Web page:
The Lone Tiffany Window



Nativity - Tiffany Glass Studios

The reaction is usually an astonished, “Why???”  The stimulus is the explanation that, in the late teens of the twentieth century, Shadyside Church nearly removed its Tiffany window.  During architectural tours of the church, we always pause about half way down the nave to consider the stained glass.  The Nativity Window at the center of the South transept is captivating and clearly of a different character than its companions.

Depicted are the Infant Jesus and His mother Mary.  Those surrounding the child are illuminated by a radiance that emanates from Him.  It is a powerful use of opalescent glass and realistic pictorial depiction, strongly associated with Louis Tiffany.  Opalescent glass (actually patented by Tiffany’s rival, John LaFarge) is less translucent and has greater color variety than normal (or “antique”) stained glass.  The glass thickness varies and is sometimes layered.  The window was manufactured by Tiffany Glass Company (as his company was known at the time) and installed when the church was erected in 1890.  The other church windows were made by Pittsburgh's Rudy Brothers and were so-called "cathedral glass."  This was stained glass with geometric patterns, which was often intended for temporary use, until gifts were arranged for more elaborate windows.

Cathedral Glass - Rudy Brothers

This combination of pictorial and optical effects is an American development of the 1880s that served the Gothic and Romanesque Revivals in architecture.  In fact, it was sometimes known as “American glass” as distinct from the more archeologically correct “medieval style.”  Some of the figural depictions are reminiscent of the Pre-Raphaelite movement in their delicacy.  (The window depicts a painting by Correggio, who was a contemporary of Raphael.  It is known as The Adoration of the Shepherd (Holy Night) and is from 1522. The Pre-Raphaelites rejected the style of painting that developed after the time of Raphael.)


Comparison of Tiffany-Correggio & Pre-Raphaelite depiction of faces

Thirteenth century stained glass makers used clearer glass with “pure” colors.  Medieval depictions were conventionalized or abstracted, as compared to a painted scene.  The result is a more “primitive” appearance.  The original use of stained glass in windows was for the colored light, rather than religious instruction.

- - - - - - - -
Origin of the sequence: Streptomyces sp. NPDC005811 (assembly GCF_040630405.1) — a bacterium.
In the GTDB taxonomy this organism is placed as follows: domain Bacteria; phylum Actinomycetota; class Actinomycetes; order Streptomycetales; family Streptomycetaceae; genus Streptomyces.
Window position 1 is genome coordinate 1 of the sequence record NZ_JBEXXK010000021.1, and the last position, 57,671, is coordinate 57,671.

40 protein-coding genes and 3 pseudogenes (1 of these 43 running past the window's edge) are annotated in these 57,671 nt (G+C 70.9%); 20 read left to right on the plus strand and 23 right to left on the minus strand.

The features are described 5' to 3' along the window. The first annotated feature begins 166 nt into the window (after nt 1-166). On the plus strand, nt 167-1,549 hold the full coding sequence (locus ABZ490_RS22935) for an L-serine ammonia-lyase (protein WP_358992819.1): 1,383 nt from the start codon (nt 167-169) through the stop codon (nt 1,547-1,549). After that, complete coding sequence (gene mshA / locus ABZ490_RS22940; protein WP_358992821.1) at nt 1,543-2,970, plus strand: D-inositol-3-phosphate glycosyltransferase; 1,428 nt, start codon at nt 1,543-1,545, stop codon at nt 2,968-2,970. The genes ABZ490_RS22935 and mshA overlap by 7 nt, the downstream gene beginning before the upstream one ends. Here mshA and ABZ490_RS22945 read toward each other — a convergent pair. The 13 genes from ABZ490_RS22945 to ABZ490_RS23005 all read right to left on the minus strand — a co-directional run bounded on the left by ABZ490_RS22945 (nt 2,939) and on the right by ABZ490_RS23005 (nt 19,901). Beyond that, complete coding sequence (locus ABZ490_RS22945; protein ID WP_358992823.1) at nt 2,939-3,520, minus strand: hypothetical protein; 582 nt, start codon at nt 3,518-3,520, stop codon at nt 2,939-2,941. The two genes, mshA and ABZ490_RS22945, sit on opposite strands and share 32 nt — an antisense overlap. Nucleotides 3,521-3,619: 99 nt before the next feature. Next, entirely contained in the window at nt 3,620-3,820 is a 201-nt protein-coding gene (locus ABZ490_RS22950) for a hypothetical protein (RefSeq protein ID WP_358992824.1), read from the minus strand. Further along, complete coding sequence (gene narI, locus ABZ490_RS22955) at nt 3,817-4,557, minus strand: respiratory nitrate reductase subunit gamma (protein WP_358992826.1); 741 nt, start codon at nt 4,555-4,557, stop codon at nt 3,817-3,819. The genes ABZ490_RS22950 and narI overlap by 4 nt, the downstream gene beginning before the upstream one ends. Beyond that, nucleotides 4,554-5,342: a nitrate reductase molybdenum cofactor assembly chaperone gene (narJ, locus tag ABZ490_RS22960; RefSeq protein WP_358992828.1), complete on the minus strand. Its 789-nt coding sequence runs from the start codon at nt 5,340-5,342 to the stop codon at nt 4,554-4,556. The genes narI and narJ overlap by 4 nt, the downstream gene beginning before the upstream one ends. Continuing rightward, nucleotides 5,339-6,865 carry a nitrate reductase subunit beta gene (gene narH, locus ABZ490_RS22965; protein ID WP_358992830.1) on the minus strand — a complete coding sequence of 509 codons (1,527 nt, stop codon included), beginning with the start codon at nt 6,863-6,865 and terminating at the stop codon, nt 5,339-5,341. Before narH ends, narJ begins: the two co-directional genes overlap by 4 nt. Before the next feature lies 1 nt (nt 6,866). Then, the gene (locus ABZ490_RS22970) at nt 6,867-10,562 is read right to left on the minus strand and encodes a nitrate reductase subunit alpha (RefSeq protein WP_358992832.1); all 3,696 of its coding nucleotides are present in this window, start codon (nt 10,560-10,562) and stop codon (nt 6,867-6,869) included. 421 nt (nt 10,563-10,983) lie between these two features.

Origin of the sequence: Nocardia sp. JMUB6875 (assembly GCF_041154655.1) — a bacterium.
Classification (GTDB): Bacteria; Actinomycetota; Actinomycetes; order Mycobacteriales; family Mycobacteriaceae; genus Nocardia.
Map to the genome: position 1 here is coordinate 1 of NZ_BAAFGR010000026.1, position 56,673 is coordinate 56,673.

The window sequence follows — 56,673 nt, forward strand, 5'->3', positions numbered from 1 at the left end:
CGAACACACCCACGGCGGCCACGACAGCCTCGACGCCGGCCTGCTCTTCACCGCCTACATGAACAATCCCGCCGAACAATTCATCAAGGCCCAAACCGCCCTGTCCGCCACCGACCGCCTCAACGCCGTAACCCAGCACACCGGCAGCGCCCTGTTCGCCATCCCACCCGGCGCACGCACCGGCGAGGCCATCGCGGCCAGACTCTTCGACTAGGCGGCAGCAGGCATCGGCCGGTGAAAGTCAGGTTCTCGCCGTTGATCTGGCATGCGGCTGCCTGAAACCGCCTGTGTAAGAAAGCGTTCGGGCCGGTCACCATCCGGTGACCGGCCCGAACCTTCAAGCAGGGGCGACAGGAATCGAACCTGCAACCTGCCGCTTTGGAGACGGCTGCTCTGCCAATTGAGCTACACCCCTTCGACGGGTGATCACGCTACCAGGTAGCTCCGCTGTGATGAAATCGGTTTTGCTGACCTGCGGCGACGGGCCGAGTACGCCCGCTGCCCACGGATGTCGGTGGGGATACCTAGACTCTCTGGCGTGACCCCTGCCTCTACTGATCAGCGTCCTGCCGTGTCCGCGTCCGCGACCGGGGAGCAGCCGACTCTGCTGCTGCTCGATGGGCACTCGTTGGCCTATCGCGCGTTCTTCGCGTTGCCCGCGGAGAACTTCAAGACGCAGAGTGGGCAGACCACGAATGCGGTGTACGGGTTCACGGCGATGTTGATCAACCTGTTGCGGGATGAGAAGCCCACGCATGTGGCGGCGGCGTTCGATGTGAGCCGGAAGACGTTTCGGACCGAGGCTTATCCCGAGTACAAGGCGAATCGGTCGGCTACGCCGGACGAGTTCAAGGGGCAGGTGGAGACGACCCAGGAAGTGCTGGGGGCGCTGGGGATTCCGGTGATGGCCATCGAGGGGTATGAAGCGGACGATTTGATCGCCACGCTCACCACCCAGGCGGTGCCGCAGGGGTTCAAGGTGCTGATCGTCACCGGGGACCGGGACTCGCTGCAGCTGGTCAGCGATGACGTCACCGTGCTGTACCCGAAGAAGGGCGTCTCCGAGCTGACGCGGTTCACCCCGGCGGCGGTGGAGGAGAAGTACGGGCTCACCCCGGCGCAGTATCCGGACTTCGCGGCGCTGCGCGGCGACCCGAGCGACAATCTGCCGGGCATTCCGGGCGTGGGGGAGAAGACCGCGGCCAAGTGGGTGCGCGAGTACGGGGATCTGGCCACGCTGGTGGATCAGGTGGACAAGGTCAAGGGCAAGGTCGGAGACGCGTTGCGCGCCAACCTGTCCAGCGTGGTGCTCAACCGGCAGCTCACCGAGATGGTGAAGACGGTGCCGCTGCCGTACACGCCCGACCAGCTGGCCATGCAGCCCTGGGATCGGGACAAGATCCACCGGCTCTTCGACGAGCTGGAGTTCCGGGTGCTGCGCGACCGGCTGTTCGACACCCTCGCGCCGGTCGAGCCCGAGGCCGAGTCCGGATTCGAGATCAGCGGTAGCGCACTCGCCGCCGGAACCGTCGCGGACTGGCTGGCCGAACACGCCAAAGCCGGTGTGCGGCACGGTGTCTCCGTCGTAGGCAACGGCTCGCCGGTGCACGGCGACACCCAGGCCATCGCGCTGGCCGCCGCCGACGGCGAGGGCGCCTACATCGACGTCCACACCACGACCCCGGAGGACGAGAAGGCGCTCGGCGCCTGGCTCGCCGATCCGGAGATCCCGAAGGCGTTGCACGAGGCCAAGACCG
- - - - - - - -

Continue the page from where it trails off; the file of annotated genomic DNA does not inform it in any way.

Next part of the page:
After 1900, there was a movement in America to revive the medieval style and reject the Tiffany-LaFarge pictorial opalescent style. The influential architect, Ralph Adams Cram, roundly denounced these "picture windows."   By the end of World War I, “American glass” was positively unfashionable.  This coincided with a desire, on the part of many Shadysiders, to dedicate memorial windows.  Long-standing church tradition has it that the Nativity Window was saved only at the insistence of Mrs. Anne Darsie Thomson (the mother of present Shadyside member, Mr. Robert Thomson.)


The Resurrection Window by The Gorham Company, installed in 1916

The Tiffany "school" was victim of taste moving in two directions.   Architectural purists looked to the past of the middle ages.  A move in the other direction, "modern" architecture such as Art Deco and the International School preferred a sleeker, monochromatic look.  In both cases, the windows have a flatter, less three-dimensional look.  The exception to this trend away from opalescent glass was the Tiffany  lamp, which held its popularity through the twenties.  Louis Tiffany was apparently disappointed.  His real love in stained glass was windows.  That the lamps were commercially successful was little solace.

We are grateful for Mrs. Thomson’s foresight and success.  It is hard for us to believe that such a beautiful and evocative technique could have been out of style.  The “new” windows, by the Gorham Company, employ the conventionalized rendering of the revived medieval (related to the Munich Style).  The figures seem less dynamic, over-simple to some observers.  Gorham, however, had been prominent suppliers of opalescent glass.  Their colors retain more of the warm yellow-gold hue of the Nativity Window  than was typical of much of the medieval movement.

This juxtaposition of style shows the dilemma when remodeling takes place, and is inevitably influenced by current fashion.  Who is to say that Tiffany windows won’t go out of favor again in the far distant future?  Will some future scribe express gratitude that so many of the windows were re-done in “correct medieval style?”  When some future tour guide points out that the Tiffany window was preserved, will the astonished reaction be, “Why?”